Luther and his contemporaries had been stressed and struggling with trying to please God though their own efforts. Luther subsequently discovered through Scripture the good news that righteousness before God was only possible through the grace of Jesus Christ.

In our generation we freely walk in the knowledge of this grace, but it was contested and fought for in its time. This is just one example that inspires me from history.

Picture of Martin Luthor, with text: For freedom christ has set us free. stand firm therefore, and don't get tied up again in slavery to the law. Galatians 5:1

Changes I have witnessed in the church

Spiritual gifts and healing

I consider myself blessed to have grown up in a fairly charismatic Anglican Church, which was ahead of its time in regard to spiritual gifts such as speaking in tongues and prophecy. There was also healing ministry taking place, which was considered quite daring in those days.

I remember trailblazers like John Wimber who pioneered miraculous healing and faced widespread criticism for it. I read his books such as ‘Power Healing’, where he had to convince his readers from Scripture that gifts of the Spirit are available for us today, before he could even start to talk about healing!

I can also remember his books being ‘banned’ from our local Christian bookshop! Nowadays with the advent of churches like Bethel church in Redding, it is pretty normal for spiritual gifts to be in operation and churches to offer prayer for healing.

Conversational prayer and relationship

I have already shared how, as a child, I was part of a fairly forward-thinking church. However, in the early days – in terms of relationship with God – all I knew about was saying ‘set’ prayers, singing hymns and doing my ‘bible reading’ every day.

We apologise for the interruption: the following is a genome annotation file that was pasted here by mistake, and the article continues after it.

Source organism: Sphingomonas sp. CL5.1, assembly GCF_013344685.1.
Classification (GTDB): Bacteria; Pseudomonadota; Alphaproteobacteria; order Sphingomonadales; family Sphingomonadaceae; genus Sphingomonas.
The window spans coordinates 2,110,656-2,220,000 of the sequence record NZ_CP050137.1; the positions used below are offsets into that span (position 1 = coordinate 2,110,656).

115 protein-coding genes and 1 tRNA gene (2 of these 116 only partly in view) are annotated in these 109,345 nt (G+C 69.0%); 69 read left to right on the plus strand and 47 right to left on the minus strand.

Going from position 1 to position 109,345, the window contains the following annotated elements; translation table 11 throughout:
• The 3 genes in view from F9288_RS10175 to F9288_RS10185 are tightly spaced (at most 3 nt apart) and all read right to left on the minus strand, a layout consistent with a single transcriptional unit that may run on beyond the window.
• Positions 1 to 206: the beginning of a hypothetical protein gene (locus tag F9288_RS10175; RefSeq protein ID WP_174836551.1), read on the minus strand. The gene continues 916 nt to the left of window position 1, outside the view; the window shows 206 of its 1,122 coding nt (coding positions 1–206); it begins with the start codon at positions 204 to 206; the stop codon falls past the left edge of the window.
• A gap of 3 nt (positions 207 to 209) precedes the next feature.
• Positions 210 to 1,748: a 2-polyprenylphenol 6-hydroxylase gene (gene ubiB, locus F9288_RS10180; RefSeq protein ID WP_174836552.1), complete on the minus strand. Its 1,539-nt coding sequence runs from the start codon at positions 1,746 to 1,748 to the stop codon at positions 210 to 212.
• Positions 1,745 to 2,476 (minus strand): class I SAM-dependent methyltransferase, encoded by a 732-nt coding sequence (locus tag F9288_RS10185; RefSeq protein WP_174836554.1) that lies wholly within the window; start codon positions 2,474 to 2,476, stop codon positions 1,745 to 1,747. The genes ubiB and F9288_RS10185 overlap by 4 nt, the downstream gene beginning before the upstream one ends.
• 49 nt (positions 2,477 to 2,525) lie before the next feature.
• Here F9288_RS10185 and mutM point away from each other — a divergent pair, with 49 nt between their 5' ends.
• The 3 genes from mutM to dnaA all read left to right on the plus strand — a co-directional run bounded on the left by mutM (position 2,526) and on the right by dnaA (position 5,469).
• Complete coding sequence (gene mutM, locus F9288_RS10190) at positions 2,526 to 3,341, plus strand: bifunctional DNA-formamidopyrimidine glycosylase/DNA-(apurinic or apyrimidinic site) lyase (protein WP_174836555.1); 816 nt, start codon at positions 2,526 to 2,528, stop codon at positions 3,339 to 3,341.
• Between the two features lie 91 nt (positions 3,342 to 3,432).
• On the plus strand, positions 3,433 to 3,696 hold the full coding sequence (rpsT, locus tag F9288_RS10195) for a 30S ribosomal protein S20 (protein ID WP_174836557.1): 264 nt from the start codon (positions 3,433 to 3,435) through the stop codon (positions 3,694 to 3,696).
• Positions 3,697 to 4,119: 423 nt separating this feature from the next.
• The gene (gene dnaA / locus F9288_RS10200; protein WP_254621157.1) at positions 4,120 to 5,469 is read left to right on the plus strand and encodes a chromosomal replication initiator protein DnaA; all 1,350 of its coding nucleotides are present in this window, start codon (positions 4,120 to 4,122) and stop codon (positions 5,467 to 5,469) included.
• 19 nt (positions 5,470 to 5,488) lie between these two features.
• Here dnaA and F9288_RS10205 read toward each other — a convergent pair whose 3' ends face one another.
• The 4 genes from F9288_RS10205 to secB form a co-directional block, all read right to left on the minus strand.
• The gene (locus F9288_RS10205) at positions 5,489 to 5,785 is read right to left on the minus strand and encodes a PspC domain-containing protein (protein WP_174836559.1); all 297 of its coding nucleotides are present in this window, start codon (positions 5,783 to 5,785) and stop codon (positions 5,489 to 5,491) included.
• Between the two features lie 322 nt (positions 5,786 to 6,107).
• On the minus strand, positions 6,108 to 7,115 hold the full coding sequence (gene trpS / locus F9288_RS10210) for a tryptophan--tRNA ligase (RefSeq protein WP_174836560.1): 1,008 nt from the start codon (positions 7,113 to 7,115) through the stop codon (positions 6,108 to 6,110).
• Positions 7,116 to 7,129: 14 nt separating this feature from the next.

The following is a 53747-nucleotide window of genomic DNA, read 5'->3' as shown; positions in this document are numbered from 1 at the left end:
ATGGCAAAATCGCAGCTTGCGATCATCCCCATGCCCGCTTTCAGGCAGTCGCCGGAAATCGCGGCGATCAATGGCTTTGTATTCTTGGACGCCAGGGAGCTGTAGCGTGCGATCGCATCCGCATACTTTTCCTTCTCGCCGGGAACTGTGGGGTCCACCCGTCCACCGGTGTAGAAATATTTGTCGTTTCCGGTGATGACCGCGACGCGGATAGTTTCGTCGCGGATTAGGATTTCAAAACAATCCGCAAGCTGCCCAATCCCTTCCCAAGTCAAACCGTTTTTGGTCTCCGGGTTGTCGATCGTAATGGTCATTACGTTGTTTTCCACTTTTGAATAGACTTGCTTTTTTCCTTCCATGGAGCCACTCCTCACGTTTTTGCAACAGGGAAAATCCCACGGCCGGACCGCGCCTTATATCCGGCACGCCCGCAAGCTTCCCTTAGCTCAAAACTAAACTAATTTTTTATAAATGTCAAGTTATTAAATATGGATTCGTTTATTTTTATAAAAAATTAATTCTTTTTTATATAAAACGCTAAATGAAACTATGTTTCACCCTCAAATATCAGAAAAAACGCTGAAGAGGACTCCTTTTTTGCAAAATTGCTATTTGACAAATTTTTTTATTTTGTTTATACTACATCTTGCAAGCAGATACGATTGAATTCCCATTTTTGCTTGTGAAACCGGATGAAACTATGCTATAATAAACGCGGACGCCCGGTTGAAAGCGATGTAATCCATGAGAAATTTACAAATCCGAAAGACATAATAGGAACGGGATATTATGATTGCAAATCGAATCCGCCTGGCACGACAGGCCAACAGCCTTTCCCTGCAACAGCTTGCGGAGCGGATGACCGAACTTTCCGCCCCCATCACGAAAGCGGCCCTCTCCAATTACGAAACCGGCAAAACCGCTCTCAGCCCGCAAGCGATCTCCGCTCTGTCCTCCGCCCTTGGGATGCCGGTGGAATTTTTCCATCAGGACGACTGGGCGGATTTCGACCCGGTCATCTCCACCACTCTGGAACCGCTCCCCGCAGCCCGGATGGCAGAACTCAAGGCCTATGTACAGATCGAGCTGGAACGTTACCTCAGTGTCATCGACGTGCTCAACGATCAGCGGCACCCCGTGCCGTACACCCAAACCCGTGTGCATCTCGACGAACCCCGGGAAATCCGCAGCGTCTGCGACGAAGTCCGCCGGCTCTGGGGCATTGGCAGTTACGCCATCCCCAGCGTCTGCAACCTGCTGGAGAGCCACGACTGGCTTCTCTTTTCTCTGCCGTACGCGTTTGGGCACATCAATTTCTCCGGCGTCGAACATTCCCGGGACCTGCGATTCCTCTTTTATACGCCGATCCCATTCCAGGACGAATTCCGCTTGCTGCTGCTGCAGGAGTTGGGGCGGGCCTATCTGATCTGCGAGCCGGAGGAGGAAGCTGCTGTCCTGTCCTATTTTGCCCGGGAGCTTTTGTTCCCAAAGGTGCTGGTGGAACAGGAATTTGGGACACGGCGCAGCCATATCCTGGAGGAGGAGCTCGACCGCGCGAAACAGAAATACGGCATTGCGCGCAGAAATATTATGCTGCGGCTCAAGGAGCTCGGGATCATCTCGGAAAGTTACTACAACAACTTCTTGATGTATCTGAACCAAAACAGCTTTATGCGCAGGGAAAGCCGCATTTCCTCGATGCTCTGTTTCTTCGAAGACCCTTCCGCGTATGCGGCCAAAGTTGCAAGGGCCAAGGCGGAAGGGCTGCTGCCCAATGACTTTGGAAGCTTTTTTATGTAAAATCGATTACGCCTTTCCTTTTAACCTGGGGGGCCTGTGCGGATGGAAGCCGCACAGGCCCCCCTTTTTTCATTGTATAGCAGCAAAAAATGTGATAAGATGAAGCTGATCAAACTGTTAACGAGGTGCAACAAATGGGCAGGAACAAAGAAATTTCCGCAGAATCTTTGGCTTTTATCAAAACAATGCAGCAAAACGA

Pretty soon the way we prayed together in meetings started to become more conversational in style, as we realised we could actually talk to God as a friend and listen to Him together.

Since that that time I have witnessed a huge shift both personally and corporately, from mostly praying pre-set prayers to the current expectation that walking in a real relationship with God is the normal Christian life. I have observed this shift happening in many churches, even more traditional ones.

Worship music and culture

As a musician it amuses me when I choose a classic hymn like ‘Great is Thy Faithfulness’ and find that not many people know it. There was time when it was hard to sing anything else!

Many people like me fought a long battle for modern worship music to be accepted in our churches. Now it is the norm, and YouTube is continually filled with a plethora of new songs.

It’s not just about the style of music, but the whole culture of Sprit-filled worship that was being fought over and has now widely been restored. Have a read of my ‘organ story’ below!

An organ story

My husband and I attended a church in our village for many years, where the old organ held sway. The organ wasn’t just a music style choice, it commanded the whole atmosphere of worship. As students we had experienced and preferred a much freer style of worship, but we knew God had called us to this church. Although we occasionally had the opportunity to lead worship, we mostly submitted to the organist who was a church elder.